PDA

View Full Version : K-20 Aircraft Camera



ziplock
07-28-2005, 08:40 PM
Has anyone tried to make a pinhole camera from one of the old large format roll-film aerial cameras? There's a Graflex K-20 aircraft camera that is near enough to me to pick up myself (and not pay shipping for this monster) and I am going to buy it as long as it's not over $20 or so. These cameras are fixed focus and take 5 inch wide rolls of film. I believe it takes 4x5 frames and will hold something like 200 feet of film in it's cartridge.

Any info on film for it? Has anyone tried to convert something like this before? It caught my attention because it's so different and I love the bizarre. If I can find true B&W film for it somewhere perhaps I could develop it at home on a spool or something. Attached files http://f295.f295.org/uploads/c9_12_sb_1320.jpg (http://f295.f295.org/uploads/c9_12_sb_1320.jpg)

Tom Persinger
07-28-2005, 11:16 PM
if you watch ebay that film pops up with surprising frequency, and as there are limited users it usually goes for a good price... sounds like a great idea!

ImageMaker
07-29-2005, 05:13 PM
There's a seller who routinely has Plus-X Aero film on eBay, usually in 9.5 inch wide rolls, but I think he's also had it from time to time in the 4" rolls that would drop into that big Graflex. If nothing else, you could slit one of the 9.5" rolls (which are 1000 feet long) and get ten rolls for the Graflex, then make about 700 rolls of 828 out of the middle. :)

murrayatuptowngallery
07-29-2005, 09:18 PM
I don't want to doubt Donald/ImageMaker's 4" film identification because he has more confidence in his answer, and I'm hedging, but I recall something 'wrong' with the K-20 vs modern aerial film...I can't state with confidence that it is or isn't 4" but it is awkwardly diifferent from 5"...my initial thought was 5-1/4", but Donald probably has it right.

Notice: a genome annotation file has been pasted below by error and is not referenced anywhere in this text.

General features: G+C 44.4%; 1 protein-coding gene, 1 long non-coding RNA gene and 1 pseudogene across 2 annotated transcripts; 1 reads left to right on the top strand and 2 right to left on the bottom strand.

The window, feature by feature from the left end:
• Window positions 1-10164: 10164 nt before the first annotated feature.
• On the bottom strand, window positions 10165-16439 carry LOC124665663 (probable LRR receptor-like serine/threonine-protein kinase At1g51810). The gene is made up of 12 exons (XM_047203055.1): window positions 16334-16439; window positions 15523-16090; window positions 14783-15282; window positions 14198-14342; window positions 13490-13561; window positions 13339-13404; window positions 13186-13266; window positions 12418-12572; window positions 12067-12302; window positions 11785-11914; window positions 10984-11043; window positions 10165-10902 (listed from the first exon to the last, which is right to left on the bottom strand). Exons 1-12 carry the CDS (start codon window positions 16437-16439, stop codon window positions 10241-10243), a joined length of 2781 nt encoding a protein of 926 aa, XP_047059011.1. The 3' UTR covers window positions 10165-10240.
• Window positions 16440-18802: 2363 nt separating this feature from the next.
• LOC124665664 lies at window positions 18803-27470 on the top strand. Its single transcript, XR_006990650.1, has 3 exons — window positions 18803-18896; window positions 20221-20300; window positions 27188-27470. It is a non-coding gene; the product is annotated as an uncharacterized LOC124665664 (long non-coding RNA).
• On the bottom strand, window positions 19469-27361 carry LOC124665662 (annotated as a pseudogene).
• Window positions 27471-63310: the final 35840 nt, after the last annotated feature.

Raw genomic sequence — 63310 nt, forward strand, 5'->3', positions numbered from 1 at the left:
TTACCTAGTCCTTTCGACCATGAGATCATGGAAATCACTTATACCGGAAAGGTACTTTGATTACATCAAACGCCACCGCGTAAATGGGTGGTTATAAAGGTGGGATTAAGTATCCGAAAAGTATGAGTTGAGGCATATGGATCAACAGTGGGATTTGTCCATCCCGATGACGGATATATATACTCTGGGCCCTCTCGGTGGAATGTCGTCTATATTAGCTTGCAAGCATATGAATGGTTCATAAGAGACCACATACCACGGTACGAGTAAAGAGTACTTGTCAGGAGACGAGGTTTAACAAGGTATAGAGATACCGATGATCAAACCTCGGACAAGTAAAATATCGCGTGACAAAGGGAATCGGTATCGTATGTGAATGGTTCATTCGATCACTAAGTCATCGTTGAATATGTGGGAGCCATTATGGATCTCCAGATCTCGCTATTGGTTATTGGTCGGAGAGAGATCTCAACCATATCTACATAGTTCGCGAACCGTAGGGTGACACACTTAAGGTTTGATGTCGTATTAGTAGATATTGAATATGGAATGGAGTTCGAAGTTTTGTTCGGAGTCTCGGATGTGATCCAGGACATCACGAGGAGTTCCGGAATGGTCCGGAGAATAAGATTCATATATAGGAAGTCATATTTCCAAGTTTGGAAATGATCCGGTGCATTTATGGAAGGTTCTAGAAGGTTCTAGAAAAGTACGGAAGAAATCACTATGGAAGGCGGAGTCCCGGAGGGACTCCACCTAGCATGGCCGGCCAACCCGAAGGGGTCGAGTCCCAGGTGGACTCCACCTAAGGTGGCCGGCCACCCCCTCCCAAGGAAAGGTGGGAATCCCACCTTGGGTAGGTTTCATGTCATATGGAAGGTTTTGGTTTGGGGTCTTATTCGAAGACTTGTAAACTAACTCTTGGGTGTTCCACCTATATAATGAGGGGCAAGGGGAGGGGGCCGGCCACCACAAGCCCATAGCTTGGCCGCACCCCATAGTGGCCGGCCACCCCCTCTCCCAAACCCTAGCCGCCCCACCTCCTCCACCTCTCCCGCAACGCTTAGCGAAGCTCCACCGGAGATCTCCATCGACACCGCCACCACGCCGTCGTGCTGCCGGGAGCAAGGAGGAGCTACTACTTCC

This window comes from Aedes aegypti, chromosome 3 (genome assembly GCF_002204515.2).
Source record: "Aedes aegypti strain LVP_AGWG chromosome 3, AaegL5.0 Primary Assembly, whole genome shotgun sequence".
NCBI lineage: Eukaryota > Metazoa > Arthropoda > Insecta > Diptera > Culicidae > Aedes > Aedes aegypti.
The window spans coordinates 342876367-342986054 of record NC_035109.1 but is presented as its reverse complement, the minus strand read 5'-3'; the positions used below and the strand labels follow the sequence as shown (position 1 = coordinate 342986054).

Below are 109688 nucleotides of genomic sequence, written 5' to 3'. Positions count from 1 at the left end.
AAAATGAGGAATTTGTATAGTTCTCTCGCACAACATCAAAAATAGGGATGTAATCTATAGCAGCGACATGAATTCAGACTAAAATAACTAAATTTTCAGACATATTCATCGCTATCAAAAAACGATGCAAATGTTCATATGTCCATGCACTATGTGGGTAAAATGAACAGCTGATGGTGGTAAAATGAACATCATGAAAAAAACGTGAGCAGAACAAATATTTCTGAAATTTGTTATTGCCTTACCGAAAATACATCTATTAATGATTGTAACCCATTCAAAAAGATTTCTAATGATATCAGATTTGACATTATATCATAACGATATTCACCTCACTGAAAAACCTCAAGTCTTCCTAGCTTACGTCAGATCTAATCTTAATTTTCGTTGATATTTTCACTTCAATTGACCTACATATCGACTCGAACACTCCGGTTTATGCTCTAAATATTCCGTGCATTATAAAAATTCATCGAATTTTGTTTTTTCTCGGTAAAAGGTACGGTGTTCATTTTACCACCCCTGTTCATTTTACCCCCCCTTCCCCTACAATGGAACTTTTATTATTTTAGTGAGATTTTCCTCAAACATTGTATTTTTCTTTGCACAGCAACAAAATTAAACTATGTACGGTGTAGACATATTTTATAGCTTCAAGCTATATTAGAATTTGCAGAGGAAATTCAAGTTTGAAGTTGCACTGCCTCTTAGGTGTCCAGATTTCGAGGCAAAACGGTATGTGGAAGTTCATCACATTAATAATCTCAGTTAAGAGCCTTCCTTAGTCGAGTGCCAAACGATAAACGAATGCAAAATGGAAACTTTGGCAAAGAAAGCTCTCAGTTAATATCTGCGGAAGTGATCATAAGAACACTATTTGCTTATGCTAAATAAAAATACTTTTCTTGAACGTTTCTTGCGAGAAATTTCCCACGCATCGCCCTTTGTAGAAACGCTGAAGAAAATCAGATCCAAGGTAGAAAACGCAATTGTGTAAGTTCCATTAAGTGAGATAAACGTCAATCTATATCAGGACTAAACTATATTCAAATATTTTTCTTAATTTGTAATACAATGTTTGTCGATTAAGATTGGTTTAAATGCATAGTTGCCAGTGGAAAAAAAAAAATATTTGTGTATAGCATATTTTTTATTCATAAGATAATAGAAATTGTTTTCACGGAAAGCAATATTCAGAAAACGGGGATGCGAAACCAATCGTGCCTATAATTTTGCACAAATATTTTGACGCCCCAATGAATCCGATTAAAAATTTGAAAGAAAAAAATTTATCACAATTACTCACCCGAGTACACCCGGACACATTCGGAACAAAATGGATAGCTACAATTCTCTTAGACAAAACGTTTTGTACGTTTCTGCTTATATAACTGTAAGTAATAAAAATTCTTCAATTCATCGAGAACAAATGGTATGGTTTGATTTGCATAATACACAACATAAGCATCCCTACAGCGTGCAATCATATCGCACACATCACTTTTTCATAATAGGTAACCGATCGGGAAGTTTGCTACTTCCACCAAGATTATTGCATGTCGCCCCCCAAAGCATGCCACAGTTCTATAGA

Cutting sheets off a big roll of thinner film is one headache. I would think an amateur slitting job to keep it in roll length would be unpleasant.

If it has a 7" Aero-Ektar radioactive lens you could easily sell it to pay for the camera. Hmmm,.....no, I better not offer...

ziplock
07-29-2005, 09:36 PM
Yeah, I'm hesitant to try cutting a roll to fit this camera. I checked around and it is 5 inch film and I found one closed auction on eBay for a roll of 5" film, so it's out there.

ImageMaker
07-30-2005, 04:21 PM
If you get a roll of that film, I'd love to read about the adventure of developing it once you manage to expose about 600 frames...

ziplock
07-30-2005, 05:28 PM
If you get a roll of that film, I'd love to read about the adventure of developing it once you manage to expose about 600 frames...

Hah, yeah. I've considered both those problems. I figured I would be able to load a partial roll somehow and only have 10 to 20 exposures on it.

I haven't seen anything about whether or not it's possible to x-process B&W aerial film in normal B&W chemistry, I think the Tri-X that is sold in the 9.5" rolls on eBay uses normal chemistry.

My sister-in-law works at a small airport so I think I'll see if she knows any friendly aerial photographers who would be willing to try to answer bizarre questions. :)

If worst comes to worst I've seen some people online discussing adapting it to take 4x5 sheet film holders.

ImageMaker
07-30-2005, 08:58 PM